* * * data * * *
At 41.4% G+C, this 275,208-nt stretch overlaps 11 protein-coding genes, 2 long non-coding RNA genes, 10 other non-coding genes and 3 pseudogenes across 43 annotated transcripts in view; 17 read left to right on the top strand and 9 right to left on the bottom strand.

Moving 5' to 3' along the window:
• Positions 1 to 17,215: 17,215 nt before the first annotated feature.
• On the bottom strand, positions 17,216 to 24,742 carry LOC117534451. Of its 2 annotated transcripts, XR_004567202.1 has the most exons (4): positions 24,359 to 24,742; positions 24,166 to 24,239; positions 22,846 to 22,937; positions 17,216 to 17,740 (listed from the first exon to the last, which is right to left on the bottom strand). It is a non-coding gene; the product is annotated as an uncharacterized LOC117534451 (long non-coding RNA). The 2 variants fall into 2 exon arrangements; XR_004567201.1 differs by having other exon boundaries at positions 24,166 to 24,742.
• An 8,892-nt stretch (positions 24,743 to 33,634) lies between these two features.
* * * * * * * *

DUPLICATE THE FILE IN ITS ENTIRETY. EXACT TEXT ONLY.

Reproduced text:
At 41.4% G+C, this 275,208-nt stretch overlaps 11 protein-coding genes, 2 long non-coding RNA genes, 10 other non-coding genes and 3 pseudogenes across 43 annotated transcripts in view; 17 read left to right on the top strand and 9 right to left on the bottom strand.

Moving 5' to 3' along the window:
• Positions 1 to 17,215: 17,215 nt before the first annotated feature.
• On the bottom strand, positions 17,216 to 24,742 carry LOC117534451. Of its 2 annotated transcripts, XR_004567202.1 has the most exons (4): positions 24,359 to 24,742; positions 24,166 to 24,239; positions 22,846 to 22,937; positions 17,216 to 17,740 (listed from the first exon to the last, which is right to left on the bottom strand). It is a non-coding gene; the product is annotated as an uncharacterized LOC117534451 (long non-coding RNA). The 2 variants fall into 2 exon arrangements; XR_004567201.1 differs by having other exon boundaries at positions 24,166 to 24,742.
• An 8,892-nt stretch (positions 24,743 to 33,634) lies between these two features.